It’s funny the way you come around to things you rejected long ago and, statistically speaking, probably will again. Years ago, when living on Fell Street with my housemates, we had a battle of epic proportions over Christmas tree palettes that resulted in a detente of white lights with silver, gold, and a token few red ornaments. So whole and rigid was this aesthetic that even years after moving out I tirelessly stuck to it, afraid to branch out, though my barrio soul screamed out for a riot of Mexican color.
In 2008, uprooted and exiled to the suburbs, I bought my first string of colored lights in a 15 years, along with several boxes of colorful ornaments. My boyfriend at the time was overjoyed to see the eight-foot riot of color that exploded in our sitting room that year and we kept it up, even the year we opted out of a tree and decorated my potted yucca with a string of colored lights and a single turquoise-and-pink horsehead ornament. We always had a playful debate of which kind of tree was best – thick and wide and fluffy was his preference, while I craved a tall, slender, airy tree suitable for best showing off my ornaments. The first year we lived in this house, my first piece of property, we got a big fuck-off tree that silenced us with its enormity and which he named Roxanne. We stood, staring it soberly, wondering if we’d perhaps gone a little big……but I got out the stepladder and, after our annual ritual of arguing while winding lights about the trunk, I made Roxanne look like the painted tramp The Police must have been writing about in their classic song.
One thing I’ll say for my ex is that no matter how bad things were between us, how rough the going was or how broke we were, when he could he always made sure I had a beautiful Christmas tree. Even last year, when we were technically separated but doing the drawn-out, Irish-goodbye version of breaking up, he took me to the nearby Christmas tree lot and bought me a massive tree, brought it home, and set it in the corner by the window. He also helped out with the winding of the lights around the trunk, and then sat back and watched football while I OCD’d around the three, which took, as I recall, three days to complete. It was, again, huge and colorful and garish and fabulous. And all was well.
And then I went to LA to spend Christmas with my best friend. He has only put up a tree a couple of times in his adult life and only did it last year because I was coming. I walked into his apartment and sucked all the air out of the room – his little tree, decked out in white lights and goldish ornaments, took my breath away with its sweetness, simplicity, and rustic charm. “I think the highlight of a tree is the tree itself,” he said, and I was instantly won over. So I came home and spent the weekend after New Year’s dismantling my tree and, in advance of my plans eleven months in the future, separated mine out into boxes of colored and white/gold/silver and even bought some special new ones – feathers encased inside glass spheres and drops – and packed them away to languish all year up in the garage’s loft.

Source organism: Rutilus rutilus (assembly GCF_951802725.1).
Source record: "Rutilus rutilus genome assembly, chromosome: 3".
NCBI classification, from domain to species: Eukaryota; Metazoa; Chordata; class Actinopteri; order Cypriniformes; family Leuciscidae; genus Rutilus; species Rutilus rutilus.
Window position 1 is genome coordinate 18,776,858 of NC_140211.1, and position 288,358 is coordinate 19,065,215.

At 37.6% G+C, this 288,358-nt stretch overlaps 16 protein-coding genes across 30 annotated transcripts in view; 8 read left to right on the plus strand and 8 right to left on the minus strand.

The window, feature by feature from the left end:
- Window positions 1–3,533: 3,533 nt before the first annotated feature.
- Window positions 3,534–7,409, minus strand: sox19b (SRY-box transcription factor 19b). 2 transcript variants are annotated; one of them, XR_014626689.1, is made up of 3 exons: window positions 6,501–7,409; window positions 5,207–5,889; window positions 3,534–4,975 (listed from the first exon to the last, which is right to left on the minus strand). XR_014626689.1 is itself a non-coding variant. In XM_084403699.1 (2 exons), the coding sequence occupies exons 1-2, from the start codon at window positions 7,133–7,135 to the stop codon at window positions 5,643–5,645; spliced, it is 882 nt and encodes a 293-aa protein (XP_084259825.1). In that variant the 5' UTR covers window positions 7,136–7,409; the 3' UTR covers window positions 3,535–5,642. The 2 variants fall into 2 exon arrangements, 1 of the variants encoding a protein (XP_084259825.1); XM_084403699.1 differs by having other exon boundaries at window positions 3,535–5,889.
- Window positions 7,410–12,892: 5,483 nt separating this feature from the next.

After this year’s Thanksgiving plans went strangely awry but concluded happily, my best girlfriend drove over from the City the next day and we started a new tradition: Fishgiving, in which we gather together the day after Thanksgiving to drink wine, eat expensive cheese, roast a salmon, and go pick out a Christmas tree. Because she is apparently from another planet, my friend has never been to a Christmas tree lot, experienced the ritual of choosing a tree, or had the pleasure of bringing it home and leaving a carpet of needles in one’s wake, it was a night of firsts. I wound a few strands of white lights around the branches and called it a night, popped open another bottle of wine, and enjoyed the glow of the spare, airy, Scandinavian-looking tree.
Today I started unpacking the boxes of balls and bells and drops and crystals and found it bittersweet. I said hello to the bizarre, horrific octopus that was a gift from a coworker who finds my taste ‘weird’ and ‘creepy,’ I sadly broke the squirrel that was last year’s special ornament, and I found a glittery bear that was a symbol of my ex and another silly snowman with his name on it. I set those aside and made a cup of tea in my new Male Tears mug and contemplated change: the swing from white lights to colored and back again, the stripping down of palette from hooker-carnival to Swedish severity, the air and negative space in my tree where there used to be endless fluffy branches, the first year spent choosing, buying, and decorating the tree without the person I’ve done it with every year for a long time, the new technique of mounting my tree on a low table, thus thwarting the dogs’ desire to Destroy All The Things and allowing me to put presents under the tree in a long time.
Things and tastes come and go. I’m sure that sooner later I’ll see pink
and green and blue lights sparkling on my tree again (probably not next year, though), and there may someday again be a fluffy nine-footer. Who knows where next year’s tree will be set up, or with whom I will choose it, and, to get truly existential about it, if there will even be a next year. Nothing is certain, nothing is a given, other than that I love these lights, all of them, and these long winter nights full of quiet and cool and gold.